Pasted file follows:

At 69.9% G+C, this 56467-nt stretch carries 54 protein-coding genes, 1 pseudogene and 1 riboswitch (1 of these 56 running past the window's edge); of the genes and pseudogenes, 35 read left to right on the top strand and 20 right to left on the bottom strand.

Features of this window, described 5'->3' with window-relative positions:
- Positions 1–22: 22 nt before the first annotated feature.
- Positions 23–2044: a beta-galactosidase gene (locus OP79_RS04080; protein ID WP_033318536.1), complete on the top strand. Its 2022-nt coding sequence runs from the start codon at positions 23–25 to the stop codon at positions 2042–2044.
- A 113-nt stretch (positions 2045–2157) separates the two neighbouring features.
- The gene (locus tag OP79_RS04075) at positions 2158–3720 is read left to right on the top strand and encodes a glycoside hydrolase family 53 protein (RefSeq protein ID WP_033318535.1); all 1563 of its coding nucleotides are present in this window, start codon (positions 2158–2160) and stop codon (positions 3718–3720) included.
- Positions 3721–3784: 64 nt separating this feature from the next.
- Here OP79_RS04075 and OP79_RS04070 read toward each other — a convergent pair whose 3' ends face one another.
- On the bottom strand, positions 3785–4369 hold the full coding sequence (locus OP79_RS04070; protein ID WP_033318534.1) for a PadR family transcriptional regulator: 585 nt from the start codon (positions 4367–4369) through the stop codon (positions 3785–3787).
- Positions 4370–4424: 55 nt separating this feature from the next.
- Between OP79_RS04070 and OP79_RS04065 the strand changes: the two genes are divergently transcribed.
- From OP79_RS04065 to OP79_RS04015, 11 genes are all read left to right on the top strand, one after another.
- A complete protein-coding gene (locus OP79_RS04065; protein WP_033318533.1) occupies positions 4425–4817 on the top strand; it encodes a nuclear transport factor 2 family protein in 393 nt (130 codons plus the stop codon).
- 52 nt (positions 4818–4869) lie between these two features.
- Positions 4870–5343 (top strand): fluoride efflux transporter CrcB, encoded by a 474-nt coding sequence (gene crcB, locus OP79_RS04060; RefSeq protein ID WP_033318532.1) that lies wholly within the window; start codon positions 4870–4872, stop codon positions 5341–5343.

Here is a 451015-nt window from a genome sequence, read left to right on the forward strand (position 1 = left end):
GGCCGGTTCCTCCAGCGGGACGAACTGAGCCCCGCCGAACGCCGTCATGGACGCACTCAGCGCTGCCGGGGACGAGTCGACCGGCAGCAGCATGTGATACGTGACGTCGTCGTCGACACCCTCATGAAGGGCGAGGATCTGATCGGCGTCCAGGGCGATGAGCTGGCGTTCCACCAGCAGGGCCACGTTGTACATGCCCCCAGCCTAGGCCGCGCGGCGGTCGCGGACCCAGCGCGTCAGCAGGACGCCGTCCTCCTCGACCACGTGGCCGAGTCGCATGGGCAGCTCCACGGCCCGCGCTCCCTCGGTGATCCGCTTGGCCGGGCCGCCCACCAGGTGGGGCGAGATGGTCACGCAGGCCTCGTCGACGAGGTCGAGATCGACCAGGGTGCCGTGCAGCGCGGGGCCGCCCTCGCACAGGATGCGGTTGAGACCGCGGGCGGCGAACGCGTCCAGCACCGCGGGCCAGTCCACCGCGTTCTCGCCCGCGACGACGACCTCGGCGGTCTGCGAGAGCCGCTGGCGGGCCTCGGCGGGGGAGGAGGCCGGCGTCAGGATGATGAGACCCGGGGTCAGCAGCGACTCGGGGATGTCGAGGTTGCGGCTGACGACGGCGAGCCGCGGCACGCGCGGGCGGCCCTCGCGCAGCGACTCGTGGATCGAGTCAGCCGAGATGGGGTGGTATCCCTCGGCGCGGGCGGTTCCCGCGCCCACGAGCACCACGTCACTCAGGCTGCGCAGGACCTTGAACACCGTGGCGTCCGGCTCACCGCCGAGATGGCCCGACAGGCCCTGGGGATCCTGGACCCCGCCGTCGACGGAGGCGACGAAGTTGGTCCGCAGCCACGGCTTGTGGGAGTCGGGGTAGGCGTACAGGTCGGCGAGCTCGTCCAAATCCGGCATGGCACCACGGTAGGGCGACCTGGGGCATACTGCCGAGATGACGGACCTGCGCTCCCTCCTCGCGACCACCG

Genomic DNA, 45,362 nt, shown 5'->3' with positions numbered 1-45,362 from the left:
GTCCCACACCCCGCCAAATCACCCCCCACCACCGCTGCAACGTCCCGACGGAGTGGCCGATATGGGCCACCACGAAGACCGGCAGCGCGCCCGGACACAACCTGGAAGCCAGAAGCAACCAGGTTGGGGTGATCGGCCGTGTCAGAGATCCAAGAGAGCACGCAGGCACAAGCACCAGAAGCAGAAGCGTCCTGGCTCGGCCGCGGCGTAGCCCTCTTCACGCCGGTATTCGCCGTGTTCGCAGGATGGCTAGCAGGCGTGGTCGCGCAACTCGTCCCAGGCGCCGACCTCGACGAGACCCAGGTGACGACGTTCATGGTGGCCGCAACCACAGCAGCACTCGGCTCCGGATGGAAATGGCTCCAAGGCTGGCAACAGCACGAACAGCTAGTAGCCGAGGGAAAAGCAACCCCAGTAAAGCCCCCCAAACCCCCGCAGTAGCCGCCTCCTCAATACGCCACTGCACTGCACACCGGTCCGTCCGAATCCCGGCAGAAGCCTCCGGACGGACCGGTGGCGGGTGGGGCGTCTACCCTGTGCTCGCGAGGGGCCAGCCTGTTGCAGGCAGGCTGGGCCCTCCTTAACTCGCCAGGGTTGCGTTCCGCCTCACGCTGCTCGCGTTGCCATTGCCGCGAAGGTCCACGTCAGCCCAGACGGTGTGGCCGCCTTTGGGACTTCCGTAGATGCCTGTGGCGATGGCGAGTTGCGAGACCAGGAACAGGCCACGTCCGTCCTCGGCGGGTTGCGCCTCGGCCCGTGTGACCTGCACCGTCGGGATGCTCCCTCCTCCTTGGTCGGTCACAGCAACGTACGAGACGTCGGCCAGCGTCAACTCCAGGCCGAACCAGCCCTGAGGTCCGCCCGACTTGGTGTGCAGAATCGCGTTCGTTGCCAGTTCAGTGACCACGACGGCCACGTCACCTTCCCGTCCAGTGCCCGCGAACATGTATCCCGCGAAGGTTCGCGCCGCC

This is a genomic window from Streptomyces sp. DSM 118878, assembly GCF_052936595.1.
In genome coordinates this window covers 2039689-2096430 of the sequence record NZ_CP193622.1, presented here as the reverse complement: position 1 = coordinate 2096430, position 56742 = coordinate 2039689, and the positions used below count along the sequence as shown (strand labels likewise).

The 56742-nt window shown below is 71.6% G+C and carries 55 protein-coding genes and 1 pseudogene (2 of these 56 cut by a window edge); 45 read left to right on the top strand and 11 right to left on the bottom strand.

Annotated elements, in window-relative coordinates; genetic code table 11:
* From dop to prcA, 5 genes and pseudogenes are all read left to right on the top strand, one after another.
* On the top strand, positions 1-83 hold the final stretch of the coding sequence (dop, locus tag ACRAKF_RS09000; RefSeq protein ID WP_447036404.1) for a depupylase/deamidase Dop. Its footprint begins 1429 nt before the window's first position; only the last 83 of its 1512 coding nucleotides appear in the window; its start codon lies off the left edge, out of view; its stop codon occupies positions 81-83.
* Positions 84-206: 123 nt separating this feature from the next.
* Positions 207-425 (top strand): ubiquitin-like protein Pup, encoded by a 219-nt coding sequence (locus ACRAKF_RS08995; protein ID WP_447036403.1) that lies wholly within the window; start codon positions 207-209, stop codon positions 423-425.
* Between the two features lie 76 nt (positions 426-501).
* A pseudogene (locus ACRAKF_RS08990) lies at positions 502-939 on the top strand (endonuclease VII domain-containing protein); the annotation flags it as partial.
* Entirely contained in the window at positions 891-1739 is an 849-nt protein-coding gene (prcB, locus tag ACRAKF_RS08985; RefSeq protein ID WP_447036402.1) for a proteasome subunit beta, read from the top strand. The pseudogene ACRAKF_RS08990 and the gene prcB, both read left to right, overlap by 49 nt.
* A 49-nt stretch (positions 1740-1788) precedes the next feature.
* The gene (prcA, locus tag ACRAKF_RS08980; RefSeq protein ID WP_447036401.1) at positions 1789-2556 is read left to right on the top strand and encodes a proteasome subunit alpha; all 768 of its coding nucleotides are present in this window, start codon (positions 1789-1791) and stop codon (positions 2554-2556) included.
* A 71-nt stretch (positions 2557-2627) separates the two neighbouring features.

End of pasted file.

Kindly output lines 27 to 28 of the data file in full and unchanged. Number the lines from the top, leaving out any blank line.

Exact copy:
* Positions 207-425 (top strand): ubiquitin-like protein Pup, encoded by a 219-nt coding sequence (locus ACRAKF_RS08995; protein ID WP_447036403.1) that lies wholly within the window; start codon positions 207-209, stop codon positions 423-425.
* Between the two features lie 76 nt (positions 426-501).